Its also nice that in the menu you can press the corresponding button for a selection and it switches to the next setting. This makes it faster to select a setting. On the TBS, you need to use the rotary selection knob. This one doesn't have indents so it sometimes happens that you select the wrong item.

On the TBS, there is also no acceleration function on the rotary knobs so it takes a while when you need to change something by a larger value (e.g. the horizontal offset). All in all both scopes are responsive, but the Keysight feels faster over all, and typically all settings and changes are one click faster to reach.

Due to the high-resolution mode the DSOX has lower noise, which is a big advantage when doing measurement like noise and ripple as I did for the power supply. In this mode, the sample rate is set to a higher value, and several measurements are averaged into one data point. This is different to the normal averaging mode which does this calculation over multiple waveforms - high resolution does this within one capture.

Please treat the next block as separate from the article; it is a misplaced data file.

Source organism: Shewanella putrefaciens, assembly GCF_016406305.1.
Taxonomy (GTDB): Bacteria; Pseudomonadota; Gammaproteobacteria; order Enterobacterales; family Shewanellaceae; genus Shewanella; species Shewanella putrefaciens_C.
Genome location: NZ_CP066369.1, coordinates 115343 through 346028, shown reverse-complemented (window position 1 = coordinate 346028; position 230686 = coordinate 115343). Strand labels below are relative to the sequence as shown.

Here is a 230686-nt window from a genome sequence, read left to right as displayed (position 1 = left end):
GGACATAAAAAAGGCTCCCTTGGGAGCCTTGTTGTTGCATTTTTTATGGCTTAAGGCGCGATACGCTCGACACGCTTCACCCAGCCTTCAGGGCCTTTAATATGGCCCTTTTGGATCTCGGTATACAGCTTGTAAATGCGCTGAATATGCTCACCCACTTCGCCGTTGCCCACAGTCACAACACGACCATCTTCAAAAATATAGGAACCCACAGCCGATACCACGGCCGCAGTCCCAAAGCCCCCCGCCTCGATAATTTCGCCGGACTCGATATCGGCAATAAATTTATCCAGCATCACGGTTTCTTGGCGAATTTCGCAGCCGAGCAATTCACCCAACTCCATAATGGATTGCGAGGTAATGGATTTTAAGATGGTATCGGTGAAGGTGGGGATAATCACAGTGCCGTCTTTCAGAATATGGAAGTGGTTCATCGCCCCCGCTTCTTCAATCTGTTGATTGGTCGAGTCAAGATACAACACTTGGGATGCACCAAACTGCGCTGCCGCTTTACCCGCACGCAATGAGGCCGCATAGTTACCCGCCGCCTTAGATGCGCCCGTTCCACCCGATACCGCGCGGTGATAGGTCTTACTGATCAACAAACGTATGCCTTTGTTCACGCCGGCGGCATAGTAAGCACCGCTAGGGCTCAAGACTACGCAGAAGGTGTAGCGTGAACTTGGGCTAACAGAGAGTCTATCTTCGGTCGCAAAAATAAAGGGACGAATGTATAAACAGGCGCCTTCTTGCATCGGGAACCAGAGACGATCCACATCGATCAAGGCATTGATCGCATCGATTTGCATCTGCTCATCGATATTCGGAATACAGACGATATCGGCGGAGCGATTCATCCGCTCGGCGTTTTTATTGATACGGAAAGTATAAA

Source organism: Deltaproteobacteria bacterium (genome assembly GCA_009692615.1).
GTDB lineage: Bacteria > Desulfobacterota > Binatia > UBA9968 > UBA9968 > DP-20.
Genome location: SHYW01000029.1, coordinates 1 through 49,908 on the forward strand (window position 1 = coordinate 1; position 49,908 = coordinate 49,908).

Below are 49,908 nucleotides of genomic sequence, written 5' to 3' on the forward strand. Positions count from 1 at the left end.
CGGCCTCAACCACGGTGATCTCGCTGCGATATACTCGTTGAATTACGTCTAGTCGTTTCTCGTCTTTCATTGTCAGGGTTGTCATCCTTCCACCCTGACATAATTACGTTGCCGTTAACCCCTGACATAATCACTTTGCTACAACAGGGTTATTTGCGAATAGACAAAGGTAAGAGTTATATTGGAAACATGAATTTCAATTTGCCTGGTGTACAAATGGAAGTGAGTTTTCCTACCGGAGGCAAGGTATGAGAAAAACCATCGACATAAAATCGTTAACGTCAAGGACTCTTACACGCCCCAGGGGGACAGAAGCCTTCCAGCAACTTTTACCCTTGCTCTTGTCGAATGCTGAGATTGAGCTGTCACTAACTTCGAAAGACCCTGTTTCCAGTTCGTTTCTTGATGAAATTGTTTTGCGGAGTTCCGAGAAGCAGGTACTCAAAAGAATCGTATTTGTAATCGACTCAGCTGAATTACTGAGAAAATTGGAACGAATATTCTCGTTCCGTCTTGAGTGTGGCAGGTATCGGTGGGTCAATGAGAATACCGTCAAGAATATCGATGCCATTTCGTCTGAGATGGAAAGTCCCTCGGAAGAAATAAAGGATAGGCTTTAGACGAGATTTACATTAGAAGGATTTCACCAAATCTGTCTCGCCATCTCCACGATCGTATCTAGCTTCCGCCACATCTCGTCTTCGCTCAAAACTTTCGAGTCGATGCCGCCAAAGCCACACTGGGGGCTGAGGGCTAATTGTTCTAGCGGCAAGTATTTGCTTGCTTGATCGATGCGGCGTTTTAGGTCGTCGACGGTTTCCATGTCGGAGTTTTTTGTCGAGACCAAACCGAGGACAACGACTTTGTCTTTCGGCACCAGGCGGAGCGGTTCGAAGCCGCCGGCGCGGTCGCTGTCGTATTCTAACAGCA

What I noticed is that, when using AC coupling, the DSOX doesn't show the trigger level marker on the left side, as its doing in DC mode (it does when changing the level, but it disappears afterwards). This can be confusing. The bottom of the screen shows the voltage offsets for both channels - but this gets removed when you add measurements (even though there is plenty of space to show both). And with measurements you always get the cursors on the screen (the TBS does without, so are not confused as easily).

Proper probing and good probes are essential, so I have a look at that:

I do like the Tektronix probes - in comparison they are easier to handle, are smaller, the cable is thinner and the ground clasps feel much better. And the tip is fine enough to fit a pin header or a via, so you can leave the probe there. With the Keysight probes you always need to hold them down which occupies one hand (or two if you need to probe two signals). I'm seriously thinking about using the Tek probes with a Keysight scope (which is perfectly fine, both scopes use standard BNC connectors without any special additions)